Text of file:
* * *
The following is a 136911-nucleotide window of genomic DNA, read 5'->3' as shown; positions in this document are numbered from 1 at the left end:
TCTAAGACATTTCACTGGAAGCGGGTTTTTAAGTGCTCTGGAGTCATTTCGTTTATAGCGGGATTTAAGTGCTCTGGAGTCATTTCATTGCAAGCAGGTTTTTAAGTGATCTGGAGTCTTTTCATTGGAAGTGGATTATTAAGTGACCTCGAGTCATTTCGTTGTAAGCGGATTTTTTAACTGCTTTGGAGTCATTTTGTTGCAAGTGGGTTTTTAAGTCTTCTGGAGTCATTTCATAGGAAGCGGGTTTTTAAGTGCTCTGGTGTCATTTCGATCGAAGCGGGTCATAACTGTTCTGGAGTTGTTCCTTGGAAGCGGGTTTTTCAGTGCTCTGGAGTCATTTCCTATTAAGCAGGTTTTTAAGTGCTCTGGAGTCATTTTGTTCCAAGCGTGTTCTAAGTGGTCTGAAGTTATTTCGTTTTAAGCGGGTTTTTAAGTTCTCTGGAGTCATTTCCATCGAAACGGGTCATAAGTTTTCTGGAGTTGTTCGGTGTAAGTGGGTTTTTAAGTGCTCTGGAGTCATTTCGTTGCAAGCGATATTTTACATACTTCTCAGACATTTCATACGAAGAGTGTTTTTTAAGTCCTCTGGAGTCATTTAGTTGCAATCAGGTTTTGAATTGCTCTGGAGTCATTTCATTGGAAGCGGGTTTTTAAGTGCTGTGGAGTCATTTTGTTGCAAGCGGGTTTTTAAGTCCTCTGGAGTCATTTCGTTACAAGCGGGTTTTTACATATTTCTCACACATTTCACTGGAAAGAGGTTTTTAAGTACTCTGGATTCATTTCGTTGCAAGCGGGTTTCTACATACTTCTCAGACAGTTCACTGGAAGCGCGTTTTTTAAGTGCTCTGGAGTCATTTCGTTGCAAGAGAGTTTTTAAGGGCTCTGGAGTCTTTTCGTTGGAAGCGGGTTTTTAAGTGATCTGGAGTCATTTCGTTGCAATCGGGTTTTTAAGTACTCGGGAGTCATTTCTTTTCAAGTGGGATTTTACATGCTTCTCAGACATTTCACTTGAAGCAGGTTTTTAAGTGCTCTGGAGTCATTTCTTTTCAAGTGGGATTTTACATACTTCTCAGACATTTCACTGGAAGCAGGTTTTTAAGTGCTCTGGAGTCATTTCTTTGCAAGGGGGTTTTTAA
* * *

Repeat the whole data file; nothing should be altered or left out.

The following is a 136911-nucleotide window of genomic DNA, read 5'->3' as shown; positions in this document are numbered from 1 at the left end:
TCTAAGACATTTCACTGGAAGCGGGTTTTTAAGTGCTCTGGAGTCATTTCGTTTATAGCGGGATTTAAGTGCTCTGGAGTCATTTCATTGCAAGCAGGTTTTTAAGTGATCTGGAGTCTTTTCATTGGAAGTGGATTATTAAGTGACCTCGAGTCATTTCGTTGTAAGCGGATTTTTTAACTGCTTTGGAGTCATTTTGTTGCAAGTGGGTTTTTAAGTCTTCTGGAGTCATTTCATAGGAAGCGGGTTTTTAAGTGCTCTGGTGTCATTTCGATCGAAGCGGGTCATAACTGTTCTGGAGTTGTTCCTTGGAAGCGGGTTTTTCAGTGCTCTGGAGTCATTTCCTATTAAGCAGGTTTTTAAGTGCTCTGGAGTCATTTTGTTCCAAGCGTGTTCTAAGTGGTCTGAAGTTATTTCGTTTTAAGCGGGTTTTTAAGTTCTCTGGAGTCATTTCCATCGAAACGGGTCATAAGTTTTCTGGAGTTGTTCGGTGTAAGTGGGTTTTTAAGTGCTCTGGAGTCATTTCGTTGCAAGCGATATTTTACATACTTCTCAGACATTTCATACGAAGAGTGTTTTTTAAGTCCTCTGGAGTCATTTAGTTGCAATCAGGTTTTGAATTGCTCTGGAGTCATTTCATTGGAAGCGGGTTTTTAAGTGCTGTGGAGTCATTTTGTTGCAAGCGGGTTTTTAAGTCCTCTGGAGTCATTTCGTTACAAGCGGGTTTTTACATATTTCTCACACATTTCACTGGAAAGAGGTTTTTAAGTACTCTGGATTCATTTCGTTGCAAGCGGGTTTCTACATACTTCTCAGACAGTTCACTGGAAGCGCGTTTTTTAAGTGCTCTGGAGTCATTTCGTTGCAAGAGAGTTTTTAAGGGCTCTGGAGTCTTTTCGTTGGAAGCGGGTTTTTAAGTGATCTGGAGTCATTTCGTTGCAATCGGGTTTTTAAGTACTCGGGAGTCATTTCTTTTCAAGTGGGATTTTACATGCTTCTCAGACATTTCACTTGAAGCAGGTTTTTAAGTGCTCTGGAGTCATTTCTTTTCAAGTGGGATTTTACATACTTCTCAGACATTTCACTGGAAGCAGGTTTTTAAGTGCTCTGGAGTCATTTCTTTGCAAGGGGGTTTTTAA